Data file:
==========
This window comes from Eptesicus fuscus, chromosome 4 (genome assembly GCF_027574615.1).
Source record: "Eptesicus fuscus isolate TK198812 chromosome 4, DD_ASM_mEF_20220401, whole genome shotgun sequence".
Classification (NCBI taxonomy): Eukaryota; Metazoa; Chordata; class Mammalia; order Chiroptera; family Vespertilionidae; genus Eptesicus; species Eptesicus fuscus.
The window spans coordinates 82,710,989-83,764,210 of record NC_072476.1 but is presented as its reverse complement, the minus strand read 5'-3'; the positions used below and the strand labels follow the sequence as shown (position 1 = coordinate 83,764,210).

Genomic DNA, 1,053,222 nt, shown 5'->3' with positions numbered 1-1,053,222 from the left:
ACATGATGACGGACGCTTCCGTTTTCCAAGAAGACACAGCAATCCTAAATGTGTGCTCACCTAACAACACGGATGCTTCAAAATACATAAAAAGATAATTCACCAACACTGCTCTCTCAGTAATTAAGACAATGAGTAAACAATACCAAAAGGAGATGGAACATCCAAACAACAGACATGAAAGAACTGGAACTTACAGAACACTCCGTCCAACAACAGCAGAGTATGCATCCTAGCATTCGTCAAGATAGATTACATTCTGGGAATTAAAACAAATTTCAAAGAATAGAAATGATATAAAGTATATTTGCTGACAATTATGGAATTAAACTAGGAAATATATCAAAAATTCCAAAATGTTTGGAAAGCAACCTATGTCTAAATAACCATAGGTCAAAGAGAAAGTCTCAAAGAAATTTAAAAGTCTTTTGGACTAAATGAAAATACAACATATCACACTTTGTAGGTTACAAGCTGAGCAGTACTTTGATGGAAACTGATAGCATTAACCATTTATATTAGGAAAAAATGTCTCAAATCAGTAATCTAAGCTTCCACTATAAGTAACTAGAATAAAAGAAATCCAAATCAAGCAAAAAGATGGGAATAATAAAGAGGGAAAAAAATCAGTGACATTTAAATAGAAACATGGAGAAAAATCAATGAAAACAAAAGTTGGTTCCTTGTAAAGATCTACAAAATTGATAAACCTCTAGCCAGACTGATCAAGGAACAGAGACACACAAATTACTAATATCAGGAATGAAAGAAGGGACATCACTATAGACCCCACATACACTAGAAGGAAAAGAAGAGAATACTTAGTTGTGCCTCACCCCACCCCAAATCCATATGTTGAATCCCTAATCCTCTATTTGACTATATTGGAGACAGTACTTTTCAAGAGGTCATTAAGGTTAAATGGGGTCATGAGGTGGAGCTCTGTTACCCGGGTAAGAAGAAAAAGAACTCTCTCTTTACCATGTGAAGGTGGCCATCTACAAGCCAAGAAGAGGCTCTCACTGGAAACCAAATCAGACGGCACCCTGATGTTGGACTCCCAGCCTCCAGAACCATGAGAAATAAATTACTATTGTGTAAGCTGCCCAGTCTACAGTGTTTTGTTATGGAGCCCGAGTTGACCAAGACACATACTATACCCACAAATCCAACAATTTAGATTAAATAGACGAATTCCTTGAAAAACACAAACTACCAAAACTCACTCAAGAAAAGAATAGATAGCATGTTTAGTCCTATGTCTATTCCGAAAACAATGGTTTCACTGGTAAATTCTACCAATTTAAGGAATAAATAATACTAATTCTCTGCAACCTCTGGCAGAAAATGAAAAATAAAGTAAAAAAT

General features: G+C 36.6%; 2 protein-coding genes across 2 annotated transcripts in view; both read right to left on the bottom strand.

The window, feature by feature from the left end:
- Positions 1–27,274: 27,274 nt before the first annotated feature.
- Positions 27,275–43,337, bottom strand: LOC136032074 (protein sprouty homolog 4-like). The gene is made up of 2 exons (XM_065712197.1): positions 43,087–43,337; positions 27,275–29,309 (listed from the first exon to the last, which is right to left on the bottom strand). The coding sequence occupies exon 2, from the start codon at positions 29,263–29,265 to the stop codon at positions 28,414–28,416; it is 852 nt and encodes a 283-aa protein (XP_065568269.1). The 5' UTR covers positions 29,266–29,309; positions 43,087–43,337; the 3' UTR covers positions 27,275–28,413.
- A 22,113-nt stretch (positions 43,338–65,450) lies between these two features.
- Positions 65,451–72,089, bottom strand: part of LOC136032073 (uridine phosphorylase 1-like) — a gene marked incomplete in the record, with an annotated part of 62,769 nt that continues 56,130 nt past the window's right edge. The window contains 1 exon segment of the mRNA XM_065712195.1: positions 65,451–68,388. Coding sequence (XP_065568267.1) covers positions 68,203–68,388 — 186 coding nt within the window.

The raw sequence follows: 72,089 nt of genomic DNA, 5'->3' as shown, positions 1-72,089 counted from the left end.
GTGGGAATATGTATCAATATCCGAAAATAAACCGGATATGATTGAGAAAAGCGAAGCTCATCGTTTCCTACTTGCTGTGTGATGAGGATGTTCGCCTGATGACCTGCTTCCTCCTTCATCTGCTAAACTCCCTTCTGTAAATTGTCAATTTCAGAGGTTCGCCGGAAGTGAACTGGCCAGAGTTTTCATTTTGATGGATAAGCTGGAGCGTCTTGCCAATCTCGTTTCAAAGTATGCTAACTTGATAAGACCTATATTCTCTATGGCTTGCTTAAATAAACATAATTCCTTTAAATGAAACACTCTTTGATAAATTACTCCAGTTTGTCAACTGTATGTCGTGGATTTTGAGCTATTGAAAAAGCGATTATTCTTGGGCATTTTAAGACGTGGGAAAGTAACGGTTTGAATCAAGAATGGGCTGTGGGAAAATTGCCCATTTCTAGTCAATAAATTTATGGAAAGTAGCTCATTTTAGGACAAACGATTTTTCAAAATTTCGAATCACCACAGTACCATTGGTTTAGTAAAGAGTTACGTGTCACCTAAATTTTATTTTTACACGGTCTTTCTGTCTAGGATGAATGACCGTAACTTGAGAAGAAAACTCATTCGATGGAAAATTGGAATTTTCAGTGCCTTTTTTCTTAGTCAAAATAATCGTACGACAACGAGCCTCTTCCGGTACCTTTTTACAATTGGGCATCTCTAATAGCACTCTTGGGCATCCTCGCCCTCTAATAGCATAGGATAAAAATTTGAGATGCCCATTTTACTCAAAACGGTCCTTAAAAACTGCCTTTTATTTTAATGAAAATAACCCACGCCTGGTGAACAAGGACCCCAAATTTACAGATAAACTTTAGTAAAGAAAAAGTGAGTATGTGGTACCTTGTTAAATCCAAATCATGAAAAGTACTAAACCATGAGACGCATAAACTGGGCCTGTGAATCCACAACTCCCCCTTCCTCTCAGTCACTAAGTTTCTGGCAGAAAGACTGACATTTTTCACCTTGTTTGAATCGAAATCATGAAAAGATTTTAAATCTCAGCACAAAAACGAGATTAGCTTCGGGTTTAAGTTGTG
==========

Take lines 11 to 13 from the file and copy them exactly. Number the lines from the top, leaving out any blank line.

- A 22,113-nt stretch (positions 43,338–65,450) lies between these two features.
- Positions 65,451–72,089, bottom strand: part of LOC136032073 (uridine phosphorylase 1-like) — a gene marked incomplete in the record, with an annotated part of 62,769 nt that continues 56,130 nt past the window's right edge. The window contains 1 exon segment of the mRNA XM_065712195.1: positions 65,451–68,388. Coding sequence (XP_065568267.1) covers positions 68,203–68,388 — 186 coding nt within the window.

The raw sequence follows: 72,089 nt of genomic DNA, 5'->3' as shown, positions 1-72,089 counted from the left end.